East Timor's former interior minister has gone on trial on charges of arming civilians during unrest last year.
Mr Lobato was greeted by hundreds of supporters in Dili
Rogerio Lobato is accused of supplying weapons to a rebel leader who says he was hired to act against opponents of the then prime minister Mari Alkatiri.
Violence erupted when the dismissal of 600 soldiers by Mr Alkatiri in March triggered street battles between police factions and the army.
More than 3,000 Australian peacekeepers were deployed to restore calm.
Their numbers have since been reduced to around 1,100.
At least 37 people died during the clashes within different factions of the security forces which later sparked ethnic and gang violence. More than 150,000 people fled their homes.
Show of support
Proceedings against Rogerio Lobato and three co-defendants are beginning two months late amid ongoing conflict between rival gangs, in which more than a dozen people have died.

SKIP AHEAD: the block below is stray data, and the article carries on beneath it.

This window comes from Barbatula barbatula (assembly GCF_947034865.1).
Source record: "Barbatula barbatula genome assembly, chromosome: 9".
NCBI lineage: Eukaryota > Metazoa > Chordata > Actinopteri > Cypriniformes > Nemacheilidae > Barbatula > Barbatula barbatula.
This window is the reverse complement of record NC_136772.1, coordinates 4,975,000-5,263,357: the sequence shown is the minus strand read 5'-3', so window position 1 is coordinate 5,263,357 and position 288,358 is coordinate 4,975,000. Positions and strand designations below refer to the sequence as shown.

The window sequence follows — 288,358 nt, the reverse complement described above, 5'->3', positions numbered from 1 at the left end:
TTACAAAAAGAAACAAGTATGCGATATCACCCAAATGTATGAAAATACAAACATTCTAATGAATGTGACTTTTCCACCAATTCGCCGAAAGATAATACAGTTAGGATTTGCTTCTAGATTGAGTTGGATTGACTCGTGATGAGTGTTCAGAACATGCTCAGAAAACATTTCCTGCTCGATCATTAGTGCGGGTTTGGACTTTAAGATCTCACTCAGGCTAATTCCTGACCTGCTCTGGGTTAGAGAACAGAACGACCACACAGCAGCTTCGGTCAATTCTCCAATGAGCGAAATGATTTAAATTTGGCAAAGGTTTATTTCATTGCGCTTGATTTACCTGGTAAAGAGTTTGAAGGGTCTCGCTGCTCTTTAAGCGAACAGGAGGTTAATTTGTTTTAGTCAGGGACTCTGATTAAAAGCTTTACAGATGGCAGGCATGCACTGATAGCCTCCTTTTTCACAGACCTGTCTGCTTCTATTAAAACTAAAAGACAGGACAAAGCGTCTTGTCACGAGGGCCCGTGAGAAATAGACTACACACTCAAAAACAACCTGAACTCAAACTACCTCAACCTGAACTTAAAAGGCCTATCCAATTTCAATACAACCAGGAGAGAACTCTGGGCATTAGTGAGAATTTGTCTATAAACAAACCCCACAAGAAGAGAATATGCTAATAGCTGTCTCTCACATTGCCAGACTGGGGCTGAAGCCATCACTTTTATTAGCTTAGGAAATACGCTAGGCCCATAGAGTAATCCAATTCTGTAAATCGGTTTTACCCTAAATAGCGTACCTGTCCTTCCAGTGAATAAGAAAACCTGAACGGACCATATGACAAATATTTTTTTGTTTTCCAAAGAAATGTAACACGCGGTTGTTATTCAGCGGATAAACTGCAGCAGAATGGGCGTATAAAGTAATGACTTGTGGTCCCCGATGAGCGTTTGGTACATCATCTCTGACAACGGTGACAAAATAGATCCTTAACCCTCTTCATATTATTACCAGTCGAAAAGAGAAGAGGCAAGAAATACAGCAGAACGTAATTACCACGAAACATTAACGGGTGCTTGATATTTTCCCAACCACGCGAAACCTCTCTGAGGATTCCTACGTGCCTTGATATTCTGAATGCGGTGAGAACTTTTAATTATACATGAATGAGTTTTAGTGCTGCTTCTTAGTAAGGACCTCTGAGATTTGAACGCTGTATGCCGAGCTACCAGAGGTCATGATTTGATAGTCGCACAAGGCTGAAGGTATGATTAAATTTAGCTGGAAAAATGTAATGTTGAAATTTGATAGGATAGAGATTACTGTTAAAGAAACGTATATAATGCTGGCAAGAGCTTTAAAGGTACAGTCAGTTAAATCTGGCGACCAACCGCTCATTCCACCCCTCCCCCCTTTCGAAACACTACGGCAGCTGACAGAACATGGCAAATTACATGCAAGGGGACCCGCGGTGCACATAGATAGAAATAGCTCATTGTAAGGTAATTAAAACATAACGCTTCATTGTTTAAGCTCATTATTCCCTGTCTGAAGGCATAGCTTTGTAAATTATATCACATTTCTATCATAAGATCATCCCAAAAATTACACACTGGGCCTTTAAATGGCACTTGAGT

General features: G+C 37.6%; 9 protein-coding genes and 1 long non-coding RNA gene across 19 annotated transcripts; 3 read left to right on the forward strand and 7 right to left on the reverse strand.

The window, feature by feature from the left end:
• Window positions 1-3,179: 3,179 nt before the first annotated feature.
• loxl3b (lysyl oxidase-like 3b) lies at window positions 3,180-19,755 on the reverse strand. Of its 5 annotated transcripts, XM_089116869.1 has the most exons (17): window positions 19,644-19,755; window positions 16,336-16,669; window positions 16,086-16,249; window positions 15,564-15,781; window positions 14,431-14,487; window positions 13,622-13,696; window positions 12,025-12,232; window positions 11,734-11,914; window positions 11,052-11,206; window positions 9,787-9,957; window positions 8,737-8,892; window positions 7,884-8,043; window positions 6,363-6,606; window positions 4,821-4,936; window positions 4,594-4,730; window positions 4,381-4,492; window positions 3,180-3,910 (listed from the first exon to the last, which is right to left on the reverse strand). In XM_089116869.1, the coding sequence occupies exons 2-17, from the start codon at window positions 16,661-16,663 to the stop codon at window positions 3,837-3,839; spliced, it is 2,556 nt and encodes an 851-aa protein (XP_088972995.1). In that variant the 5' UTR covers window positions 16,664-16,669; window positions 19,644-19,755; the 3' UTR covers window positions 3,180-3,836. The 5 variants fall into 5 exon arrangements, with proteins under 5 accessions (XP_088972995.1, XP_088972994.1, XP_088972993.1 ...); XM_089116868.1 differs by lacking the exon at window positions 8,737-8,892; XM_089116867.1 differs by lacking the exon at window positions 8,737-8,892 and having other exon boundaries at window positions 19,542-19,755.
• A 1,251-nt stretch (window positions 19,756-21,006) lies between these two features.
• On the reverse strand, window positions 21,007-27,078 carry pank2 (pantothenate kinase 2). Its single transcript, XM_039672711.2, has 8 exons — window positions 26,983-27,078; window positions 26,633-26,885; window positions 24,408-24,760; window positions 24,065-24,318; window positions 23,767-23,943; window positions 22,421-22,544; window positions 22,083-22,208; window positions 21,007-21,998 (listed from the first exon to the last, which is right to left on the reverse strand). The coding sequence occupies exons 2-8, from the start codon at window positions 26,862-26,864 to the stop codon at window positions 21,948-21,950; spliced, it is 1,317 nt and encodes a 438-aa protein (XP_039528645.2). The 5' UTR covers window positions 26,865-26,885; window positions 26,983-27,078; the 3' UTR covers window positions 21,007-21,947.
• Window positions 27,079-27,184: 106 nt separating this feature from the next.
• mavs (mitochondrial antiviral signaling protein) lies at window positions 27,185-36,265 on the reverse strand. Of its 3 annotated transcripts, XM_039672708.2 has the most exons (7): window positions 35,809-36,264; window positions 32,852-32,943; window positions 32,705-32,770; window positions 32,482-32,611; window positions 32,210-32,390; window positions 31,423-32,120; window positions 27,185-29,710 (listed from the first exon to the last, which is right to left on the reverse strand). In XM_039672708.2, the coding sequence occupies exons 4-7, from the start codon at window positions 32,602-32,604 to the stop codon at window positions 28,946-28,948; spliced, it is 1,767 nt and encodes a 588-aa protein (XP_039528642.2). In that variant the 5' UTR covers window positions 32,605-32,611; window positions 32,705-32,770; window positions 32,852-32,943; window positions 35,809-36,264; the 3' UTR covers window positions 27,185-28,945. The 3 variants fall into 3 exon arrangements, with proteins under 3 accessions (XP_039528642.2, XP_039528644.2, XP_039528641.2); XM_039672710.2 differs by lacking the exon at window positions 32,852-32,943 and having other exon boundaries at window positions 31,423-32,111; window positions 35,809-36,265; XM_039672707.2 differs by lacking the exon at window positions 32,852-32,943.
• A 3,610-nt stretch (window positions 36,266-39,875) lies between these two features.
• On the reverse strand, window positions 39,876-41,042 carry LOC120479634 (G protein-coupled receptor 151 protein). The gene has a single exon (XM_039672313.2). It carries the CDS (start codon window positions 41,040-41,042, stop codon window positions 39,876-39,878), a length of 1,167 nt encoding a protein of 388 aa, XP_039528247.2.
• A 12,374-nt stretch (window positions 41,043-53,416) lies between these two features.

Hundreds of Rogerio Lobato's supporters gathered outside the high security courthouse in the capital, Dili, as some 50 UN and local police stood guard.
About 35 witnesses from East Timor, Australia, the United States, Portugal and Macau are expected to testify. The four could face a maximum 47-year prison sentence if convicted.
Mr Lobato has claimed he was acting on the orders of Mr Alkatiri, a close political ally, who resigned in June.
Mr Lobato resigned from his post as interior minister on 1 June after President Xanana Gusmao assumed control of the security forces in a bid to control the violence.
East Timor gained independence in 2002 after a period of UN stewardship. It was ruled by Indonesia for 24 years before its people voted overwhelmingly in 1999 in favour of breaking away from Jakarta.